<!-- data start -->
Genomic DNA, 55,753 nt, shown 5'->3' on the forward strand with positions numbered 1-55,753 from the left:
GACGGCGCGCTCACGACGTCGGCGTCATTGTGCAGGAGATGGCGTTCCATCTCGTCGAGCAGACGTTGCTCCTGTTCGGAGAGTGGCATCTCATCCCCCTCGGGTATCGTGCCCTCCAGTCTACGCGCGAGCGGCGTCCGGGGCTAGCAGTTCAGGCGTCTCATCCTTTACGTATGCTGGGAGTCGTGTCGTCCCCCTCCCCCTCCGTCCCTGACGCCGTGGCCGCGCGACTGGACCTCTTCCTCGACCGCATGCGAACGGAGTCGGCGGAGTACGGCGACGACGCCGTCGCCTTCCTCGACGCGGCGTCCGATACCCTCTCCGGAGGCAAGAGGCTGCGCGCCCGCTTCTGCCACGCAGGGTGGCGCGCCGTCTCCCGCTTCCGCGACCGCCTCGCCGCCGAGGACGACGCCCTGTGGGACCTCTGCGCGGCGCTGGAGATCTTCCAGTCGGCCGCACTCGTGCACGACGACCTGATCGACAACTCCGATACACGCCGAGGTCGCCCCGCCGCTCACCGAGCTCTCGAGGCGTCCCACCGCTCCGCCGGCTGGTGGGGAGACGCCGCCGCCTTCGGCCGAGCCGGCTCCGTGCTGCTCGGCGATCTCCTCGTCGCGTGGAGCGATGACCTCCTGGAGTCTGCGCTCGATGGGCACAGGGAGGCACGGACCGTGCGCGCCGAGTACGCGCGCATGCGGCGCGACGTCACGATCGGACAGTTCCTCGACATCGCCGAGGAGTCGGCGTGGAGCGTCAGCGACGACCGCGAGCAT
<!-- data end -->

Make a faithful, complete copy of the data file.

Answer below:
Genomic DNA, 55,753 nt, shown 5'->3' on the forward strand with positions numbered 1-55,753 from the left:
GACGGCGCGCTCACGACGTCGGCGTCATTGTGCAGGAGATGGCGTTCCATCTCGTCGAGCAGACGTTGCTCCTGTTCGGAGAGTGGCATCTCATCCCCCTCGGGTATCGTGCCCTCCAGTCTACGCGCGAGCGGCGTCCGGGGCTAGCAGTTCAGGCGTCTCATCCTTTACGTATGCTGGGAGTCGTGTCGTCCCCCTCCCCCTCCGTCCCTGACGCCGTGGCCGCGCGACTGGACCTCTTCCTCGACCGCATGCGAACGGAGTCGGCGGAGTACGGCGACGACGCCGTCGCCTTCCTCGACGCGGCGTCCGATACCCTCTCCGGAGGCAAGAGGCTGCGCGCCCGCTTCTGCCACGCAGGGTGGCGCGCCGTCTCCCGCTTCCGCGACCGCCTCGCCGCCGAGGACGACGCCCTGTGGGACCTCTGCGCGGCGCTGGAGATCTTCCAGTCGGCCGCACTCGTGCACGACGACCTGATCGACAACTCCGATACACGCCGAGGTCGCCCCGCCGCTCACCGAGCTCTCGAGGCGTCCCACCGCTCCGCCGGCTGGTGGGGAGACGCCGCCGCCTTCGGCCGAGCCGGCTCCGTGCTGCTCGGCGATCTCCTCGTCGCGTGGAGCGATGACCTCCTGGAGTCTGCGCTCGATGGGCACAGGGAGGCACGGACCGTGCGCGCCGAGTACGCGCGCATGCGGCGCGACGTCACGATCGGACAGTTCCTCGACATCGCCGAGGAGTCGGCGTGGAGCGTCAGCGACGACCGCGAGCAT